No more taking pride in those bleak ‘Ecclesiastes’ moments!

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“The specific quality of faith is extraspective and in that respect is the diametric opposite of works. …….Faith looks to what God does; works have respect to what we are……,” John Murray on Romans

Psalm 131:2 – Instead, I have kept my soul calm and quiet. My soul is content as a weaned child is content in its mother’s arms.

I think I was approaching 50 when I started occasionally detaching and viewing myself and others around me in a kind of surprise.  I’d be at a red-light at a major commercial intersection looking at fellow drivers to the left and right.

drivers all together

 

 

 

 

I would start to wonder, “What is the point of life? ”  Now, don’t get me wrong; I was a Christian then, well-grounded in my Bible.  I’m just sharing how I was feeling.

Ennui animal

Soon I started going further down this ‘pseudo-sophisticated’ and semi-existential path.  It was a kind of mild depression. It had to do with the daily sameness of an ordinary life, thinking that there was nothing exciting to look forward to.  Maybe it was a kind of weariness of life.

I would even indulge in a bit of superiority in my own special ennui, knowing that buying new stuff  or going on a vacation wouldn’t satisfy me, like it would many of my mid-life peers.  I was one of those ‘deep thinkers who needed much more!’

I infected my husband.  He was in a similar boat in a job that brought no joy.  And when I named my feelings, my unoriginal term, ‘Eccleasisates Moment’ (as in ‘all is vanity’ à la King Solomon) resonated with him.

Not much good comes from all that introspection except for the helpful and salubrious-to-the-budget realization that spending money is no antidote to what is immaterial, namely a feeling.

Recently I have been helped by God’s word to me about taking joy in the simple provisions of life.  I have stepped down from indulging in those super-serious but unfruitful thoughts about the meaning of life.  More and more I am content to settle into and accept  what God says is the meaning of life.

If all life is a gift from God, no matter the form it comes in, then I am meant to live moment by moment with the anticipation that little kids have who are about to receive a treat.  God the good Father via His Spirit implanted in me is growing my feelings of love, joy, and peace.  He is giving me practice (through trying circumstances) to develop the habits of restful waiting, of being kind, of offering grace, of faithfulness in work, of  gentle words and responses to others and most of all teaching me how to control my emotional reactions to life.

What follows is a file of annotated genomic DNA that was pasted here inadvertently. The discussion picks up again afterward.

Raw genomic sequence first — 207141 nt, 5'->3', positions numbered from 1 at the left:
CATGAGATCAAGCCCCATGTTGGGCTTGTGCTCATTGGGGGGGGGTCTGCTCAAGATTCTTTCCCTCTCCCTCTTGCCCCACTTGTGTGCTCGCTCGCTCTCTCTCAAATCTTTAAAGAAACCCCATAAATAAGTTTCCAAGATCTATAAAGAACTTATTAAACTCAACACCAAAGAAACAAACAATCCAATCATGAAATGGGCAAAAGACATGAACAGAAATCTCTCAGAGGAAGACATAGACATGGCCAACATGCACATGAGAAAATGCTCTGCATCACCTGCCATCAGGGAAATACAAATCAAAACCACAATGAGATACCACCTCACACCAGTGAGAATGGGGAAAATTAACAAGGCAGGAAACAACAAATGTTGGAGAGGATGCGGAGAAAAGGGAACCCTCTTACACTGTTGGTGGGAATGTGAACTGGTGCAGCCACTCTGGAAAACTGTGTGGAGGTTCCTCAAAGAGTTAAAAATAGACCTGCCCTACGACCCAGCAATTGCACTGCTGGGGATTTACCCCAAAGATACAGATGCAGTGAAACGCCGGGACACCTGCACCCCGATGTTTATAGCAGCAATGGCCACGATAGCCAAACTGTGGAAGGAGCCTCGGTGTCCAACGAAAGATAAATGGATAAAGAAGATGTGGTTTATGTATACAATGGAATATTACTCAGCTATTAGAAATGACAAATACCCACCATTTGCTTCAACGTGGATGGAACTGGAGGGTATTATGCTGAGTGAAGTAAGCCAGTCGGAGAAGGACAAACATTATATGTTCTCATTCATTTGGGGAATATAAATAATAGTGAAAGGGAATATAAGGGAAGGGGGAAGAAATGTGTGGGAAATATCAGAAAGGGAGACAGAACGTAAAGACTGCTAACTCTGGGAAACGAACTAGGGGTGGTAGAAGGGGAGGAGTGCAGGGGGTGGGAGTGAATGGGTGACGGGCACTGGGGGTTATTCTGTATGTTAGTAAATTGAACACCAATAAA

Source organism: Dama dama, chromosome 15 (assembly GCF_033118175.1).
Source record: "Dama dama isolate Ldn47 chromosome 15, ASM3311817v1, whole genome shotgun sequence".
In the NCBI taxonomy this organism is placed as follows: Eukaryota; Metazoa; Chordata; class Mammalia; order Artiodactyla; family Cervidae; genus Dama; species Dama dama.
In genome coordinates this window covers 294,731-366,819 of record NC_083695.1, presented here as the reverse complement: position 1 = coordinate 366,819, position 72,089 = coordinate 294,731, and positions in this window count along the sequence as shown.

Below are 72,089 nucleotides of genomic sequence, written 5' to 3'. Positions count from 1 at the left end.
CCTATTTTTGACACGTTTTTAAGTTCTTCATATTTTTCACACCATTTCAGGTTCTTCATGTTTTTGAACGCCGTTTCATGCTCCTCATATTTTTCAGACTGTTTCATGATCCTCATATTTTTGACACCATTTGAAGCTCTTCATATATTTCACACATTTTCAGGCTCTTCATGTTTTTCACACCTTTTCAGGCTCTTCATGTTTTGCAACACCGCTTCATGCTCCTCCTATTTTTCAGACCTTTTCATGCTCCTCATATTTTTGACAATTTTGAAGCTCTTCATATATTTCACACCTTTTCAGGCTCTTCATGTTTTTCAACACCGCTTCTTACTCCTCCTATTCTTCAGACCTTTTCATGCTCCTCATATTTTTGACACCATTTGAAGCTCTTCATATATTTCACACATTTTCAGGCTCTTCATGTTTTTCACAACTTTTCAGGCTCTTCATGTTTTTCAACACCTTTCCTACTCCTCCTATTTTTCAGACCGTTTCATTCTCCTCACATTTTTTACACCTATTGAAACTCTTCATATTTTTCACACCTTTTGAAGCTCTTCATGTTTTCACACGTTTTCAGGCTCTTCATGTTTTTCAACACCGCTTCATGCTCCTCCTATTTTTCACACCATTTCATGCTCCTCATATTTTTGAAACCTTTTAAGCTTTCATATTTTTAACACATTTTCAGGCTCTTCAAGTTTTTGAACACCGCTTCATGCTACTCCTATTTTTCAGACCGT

Peace - Dove

 

 

So just as the Psalmist himself had finally realized, I am finally learning as a young weaned child of God simply to rest my head on Him.  It is enough to know that I belong to the Eternal God as an adopted daughter.  My good Father plans out my daily events and walks by my side to provide the helping hand and steadying I need as I depend on Him and practice keeping pace with Him.  Our Father is very much like Corrie Ten Boom’s dad who quieted her anxiety about an upcoming train trip and her need of a ticket. He assured his young daughter that he would hand her ticket when she was about to board the train.  So too, God – our Father will give us what we need when we need it, not before. I don’t have to know more than what He has told me and shown me today.

And when I start to fret about the seeming ordinariness of life, I try to remember that Jesus celebrated daily life by living it with bickering fishermen and complaining housewives and restless children.  He didn’t hang out too often with the Important People who were doing ‘big stuff’. He liked good food and physical labor and walking over hill and dale and camping out.  He celebrated with the wedding party and accepted people’s gifts.  He was a mensch.  May we be ones too!